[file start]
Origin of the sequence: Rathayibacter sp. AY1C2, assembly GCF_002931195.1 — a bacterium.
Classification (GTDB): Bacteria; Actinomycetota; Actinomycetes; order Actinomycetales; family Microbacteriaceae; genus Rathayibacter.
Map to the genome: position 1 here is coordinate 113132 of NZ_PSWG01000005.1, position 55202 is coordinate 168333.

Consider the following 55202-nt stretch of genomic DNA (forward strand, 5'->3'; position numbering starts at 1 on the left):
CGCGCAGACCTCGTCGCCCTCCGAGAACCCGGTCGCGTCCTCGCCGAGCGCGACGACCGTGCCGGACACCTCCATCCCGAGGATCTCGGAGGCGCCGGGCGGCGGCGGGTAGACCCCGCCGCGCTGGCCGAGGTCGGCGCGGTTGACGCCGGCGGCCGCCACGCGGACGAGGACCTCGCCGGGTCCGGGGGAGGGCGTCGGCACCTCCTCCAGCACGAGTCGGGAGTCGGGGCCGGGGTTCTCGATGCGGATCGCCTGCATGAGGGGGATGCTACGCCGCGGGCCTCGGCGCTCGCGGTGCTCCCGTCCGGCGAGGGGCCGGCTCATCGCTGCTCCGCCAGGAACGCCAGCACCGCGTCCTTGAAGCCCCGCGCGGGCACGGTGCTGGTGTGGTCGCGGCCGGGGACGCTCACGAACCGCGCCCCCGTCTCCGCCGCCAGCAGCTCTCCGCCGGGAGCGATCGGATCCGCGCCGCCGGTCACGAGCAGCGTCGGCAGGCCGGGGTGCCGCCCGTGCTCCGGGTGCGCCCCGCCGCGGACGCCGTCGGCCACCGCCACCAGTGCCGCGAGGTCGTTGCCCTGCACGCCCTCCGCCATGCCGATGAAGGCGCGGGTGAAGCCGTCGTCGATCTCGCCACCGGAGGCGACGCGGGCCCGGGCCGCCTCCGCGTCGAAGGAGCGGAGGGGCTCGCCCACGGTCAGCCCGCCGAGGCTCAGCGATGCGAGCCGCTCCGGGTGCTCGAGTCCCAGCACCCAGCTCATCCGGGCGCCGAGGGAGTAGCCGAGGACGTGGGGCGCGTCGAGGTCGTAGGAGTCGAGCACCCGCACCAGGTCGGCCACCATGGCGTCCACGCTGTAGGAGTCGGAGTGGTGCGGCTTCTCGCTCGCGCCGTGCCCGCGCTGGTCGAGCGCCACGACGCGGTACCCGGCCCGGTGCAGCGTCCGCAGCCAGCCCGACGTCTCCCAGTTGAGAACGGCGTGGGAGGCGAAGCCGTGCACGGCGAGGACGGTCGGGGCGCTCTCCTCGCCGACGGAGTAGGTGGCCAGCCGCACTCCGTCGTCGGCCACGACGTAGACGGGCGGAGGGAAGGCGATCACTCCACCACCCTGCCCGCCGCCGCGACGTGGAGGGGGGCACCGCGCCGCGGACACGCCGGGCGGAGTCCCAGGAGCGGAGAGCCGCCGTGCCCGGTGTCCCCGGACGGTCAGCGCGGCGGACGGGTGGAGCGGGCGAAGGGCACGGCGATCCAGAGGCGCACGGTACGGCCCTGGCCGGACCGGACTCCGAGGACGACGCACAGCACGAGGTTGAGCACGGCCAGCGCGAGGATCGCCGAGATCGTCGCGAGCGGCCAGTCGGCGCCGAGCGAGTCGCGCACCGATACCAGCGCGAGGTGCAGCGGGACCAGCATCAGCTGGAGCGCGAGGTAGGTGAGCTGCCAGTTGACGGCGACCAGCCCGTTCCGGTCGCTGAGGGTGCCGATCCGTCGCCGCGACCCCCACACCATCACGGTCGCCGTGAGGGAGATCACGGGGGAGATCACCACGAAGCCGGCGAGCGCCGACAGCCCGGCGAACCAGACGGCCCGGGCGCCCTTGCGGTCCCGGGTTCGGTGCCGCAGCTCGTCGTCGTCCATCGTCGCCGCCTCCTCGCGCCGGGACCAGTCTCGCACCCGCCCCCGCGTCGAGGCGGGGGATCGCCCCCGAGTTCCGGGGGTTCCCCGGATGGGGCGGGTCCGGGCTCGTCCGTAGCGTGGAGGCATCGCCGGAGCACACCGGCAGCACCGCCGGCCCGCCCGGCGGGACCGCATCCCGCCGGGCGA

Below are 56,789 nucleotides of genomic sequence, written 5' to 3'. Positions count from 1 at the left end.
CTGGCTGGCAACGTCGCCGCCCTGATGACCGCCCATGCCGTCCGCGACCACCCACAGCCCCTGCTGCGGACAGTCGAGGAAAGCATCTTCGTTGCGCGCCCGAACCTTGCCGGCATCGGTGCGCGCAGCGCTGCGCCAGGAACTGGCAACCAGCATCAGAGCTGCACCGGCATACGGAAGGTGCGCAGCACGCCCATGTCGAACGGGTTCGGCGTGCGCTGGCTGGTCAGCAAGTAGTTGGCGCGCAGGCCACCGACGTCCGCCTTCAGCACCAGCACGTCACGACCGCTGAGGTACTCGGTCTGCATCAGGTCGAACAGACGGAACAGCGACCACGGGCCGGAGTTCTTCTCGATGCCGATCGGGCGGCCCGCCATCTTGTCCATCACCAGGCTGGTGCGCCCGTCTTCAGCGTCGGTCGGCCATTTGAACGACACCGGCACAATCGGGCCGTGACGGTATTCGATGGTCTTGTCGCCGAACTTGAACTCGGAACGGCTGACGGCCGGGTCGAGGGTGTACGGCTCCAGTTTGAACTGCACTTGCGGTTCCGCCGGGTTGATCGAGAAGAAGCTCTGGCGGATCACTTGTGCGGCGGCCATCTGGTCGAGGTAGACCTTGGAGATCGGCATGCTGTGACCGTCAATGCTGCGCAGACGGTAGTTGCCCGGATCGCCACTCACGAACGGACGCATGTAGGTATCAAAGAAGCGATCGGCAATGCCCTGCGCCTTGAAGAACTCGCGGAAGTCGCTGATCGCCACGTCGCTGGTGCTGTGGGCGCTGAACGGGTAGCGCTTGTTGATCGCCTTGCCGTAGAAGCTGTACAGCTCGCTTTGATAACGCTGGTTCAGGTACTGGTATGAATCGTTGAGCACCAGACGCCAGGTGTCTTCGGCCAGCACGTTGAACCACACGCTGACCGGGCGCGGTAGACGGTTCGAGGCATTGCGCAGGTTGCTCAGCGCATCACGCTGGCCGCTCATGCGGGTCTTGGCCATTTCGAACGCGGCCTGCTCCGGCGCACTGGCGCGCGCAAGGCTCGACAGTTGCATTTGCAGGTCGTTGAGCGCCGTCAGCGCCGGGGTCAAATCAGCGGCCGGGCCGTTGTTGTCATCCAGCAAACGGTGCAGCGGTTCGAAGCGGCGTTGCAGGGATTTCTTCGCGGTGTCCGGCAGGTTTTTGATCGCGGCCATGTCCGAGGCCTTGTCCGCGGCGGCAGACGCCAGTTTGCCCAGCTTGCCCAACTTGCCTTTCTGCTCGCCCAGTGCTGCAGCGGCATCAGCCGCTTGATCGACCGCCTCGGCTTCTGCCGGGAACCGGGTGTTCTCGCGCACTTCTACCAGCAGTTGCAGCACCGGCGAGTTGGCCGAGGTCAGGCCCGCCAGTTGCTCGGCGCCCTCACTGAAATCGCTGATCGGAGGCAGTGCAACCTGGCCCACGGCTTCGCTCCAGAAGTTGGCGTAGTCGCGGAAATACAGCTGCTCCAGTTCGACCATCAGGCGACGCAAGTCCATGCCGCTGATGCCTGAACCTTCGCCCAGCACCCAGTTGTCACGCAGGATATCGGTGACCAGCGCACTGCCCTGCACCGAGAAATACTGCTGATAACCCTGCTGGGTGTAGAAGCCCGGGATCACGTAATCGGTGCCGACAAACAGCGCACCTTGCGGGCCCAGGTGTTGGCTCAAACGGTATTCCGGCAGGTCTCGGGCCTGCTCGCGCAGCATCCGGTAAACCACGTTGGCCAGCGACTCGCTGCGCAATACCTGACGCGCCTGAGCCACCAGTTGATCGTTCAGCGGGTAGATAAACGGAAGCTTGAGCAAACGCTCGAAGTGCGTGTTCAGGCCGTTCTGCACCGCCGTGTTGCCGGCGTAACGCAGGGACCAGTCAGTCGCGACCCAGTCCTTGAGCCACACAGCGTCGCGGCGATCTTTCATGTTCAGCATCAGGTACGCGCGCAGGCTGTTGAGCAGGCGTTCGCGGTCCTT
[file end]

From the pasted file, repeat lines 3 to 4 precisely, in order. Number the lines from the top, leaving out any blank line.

Map to the genome: position 1 here is coordinate 113132 of NZ_PSWG01000005.1, position 55202 is coordinate 168333.

Consider the following 55202-nt stretch of genomic DNA (forward strand, 5'->3'; position numbering starts at 1 on the left):